ICE plans to cap Liffe soft commodity trading fees
* Softs dealers concerned ICE will dominate softs derivatives
* ICE says screen trading fee to be capped at 82 cents
NEW YORK, March 8 (Reuters) - IntercontinentalExchange Inc's will place a five-year cap on trading fees for Liffe soft commodities if the potential merger with NYSE Euronext goes through, and could change the trading currency for cocoa, a senior executive said in a presentation this week.
Atlanta-based ICE announced in December it had agreed to buy NYSE Euronext for $8.2 billion. The deal is currently undergoing the European and U.S. regulatory approvals necessary for the completion of the merger.
Robusta coffee, white sugar and cocoa futures and options currently trade on Liffe, and market participants have expressed concern that ICE's acquisition of NYSE Euronext could give ICE a role that is too dominant in the small cocoa, sugar and coffee derivatives.
Speaking at the Cocoa Merchants Association of America conference in the Dominican Republic on Thursday, ICE Futures U.S. President Ben Jackson said the exchange is committed to capping its screen trading fees on Liffe soft commodities at 82 cents for five years. This is the current fee for ICE Brent and up 2 cents from the current Liffe fees.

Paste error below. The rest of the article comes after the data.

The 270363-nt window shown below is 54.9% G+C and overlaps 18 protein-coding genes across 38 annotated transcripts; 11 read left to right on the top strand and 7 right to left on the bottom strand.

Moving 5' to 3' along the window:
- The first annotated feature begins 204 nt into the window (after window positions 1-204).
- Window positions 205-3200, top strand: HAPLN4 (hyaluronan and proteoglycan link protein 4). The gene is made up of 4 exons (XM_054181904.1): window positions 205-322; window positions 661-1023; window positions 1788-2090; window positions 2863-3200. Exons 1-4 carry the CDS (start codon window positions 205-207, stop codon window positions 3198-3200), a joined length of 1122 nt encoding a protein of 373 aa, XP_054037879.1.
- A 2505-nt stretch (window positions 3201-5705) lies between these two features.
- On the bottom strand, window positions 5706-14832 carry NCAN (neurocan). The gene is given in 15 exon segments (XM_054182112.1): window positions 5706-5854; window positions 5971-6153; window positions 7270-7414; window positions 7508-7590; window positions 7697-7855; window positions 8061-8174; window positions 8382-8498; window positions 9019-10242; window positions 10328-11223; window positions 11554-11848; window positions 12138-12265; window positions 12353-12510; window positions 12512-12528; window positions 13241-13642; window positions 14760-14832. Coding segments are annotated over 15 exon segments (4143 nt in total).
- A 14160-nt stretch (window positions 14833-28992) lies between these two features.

The fee for against actual and exchange-for-physical trades will fall to $1.32, from the current $1.56, the presentation, which was first reported by the Wall Street Journal, showed.
Earlier this year, traders and brokers on NYSE Liffe soft agricultural commodities markets met to discuss fears that ICE's planned takeover of their contracts may create a near monopoly and hike trading fees, sources who were present said.
The exchange further committed to establish product committees for Liffe robusta coffee, white sugar and cocoa, which do not currently exist, which will be similar to those that are operated by ICE Futures U.S.
ICE currently has product committees made up of market participants for its arabica coffee, raw sugar, cocoa, cotton and frozen concentrated orange juice commodities.
The U.S.-based exchange will also look at either shortening or aligning trading hours, according to Jackson's presentation. The Liffe softs trading hours are currently shorter than those on ICE and trade within the ICE soft commodity hours, according to the presentation.
ICE will further "identify (an) appropriate trading currency for cocoa," the presentation stated.
Liffe cocoa currently trades in the British pound whereas ICE cocoa trades in U.S. dollar, and currency moves often a play significant role in the market, adding pressure or support to one market according to its value. Arbitrage dealing, which is when a trader simultaneously buys one commodity and sells in order to make a profit from the price difference, between the two markets is common practice due to the currency play.
In the presentation, ICE also stated it will address issues revolving around cash futures convergence such as quality terms, grading and warehousing provisions, as well as to develop new contracts and "efficient arbitrage vehicles".
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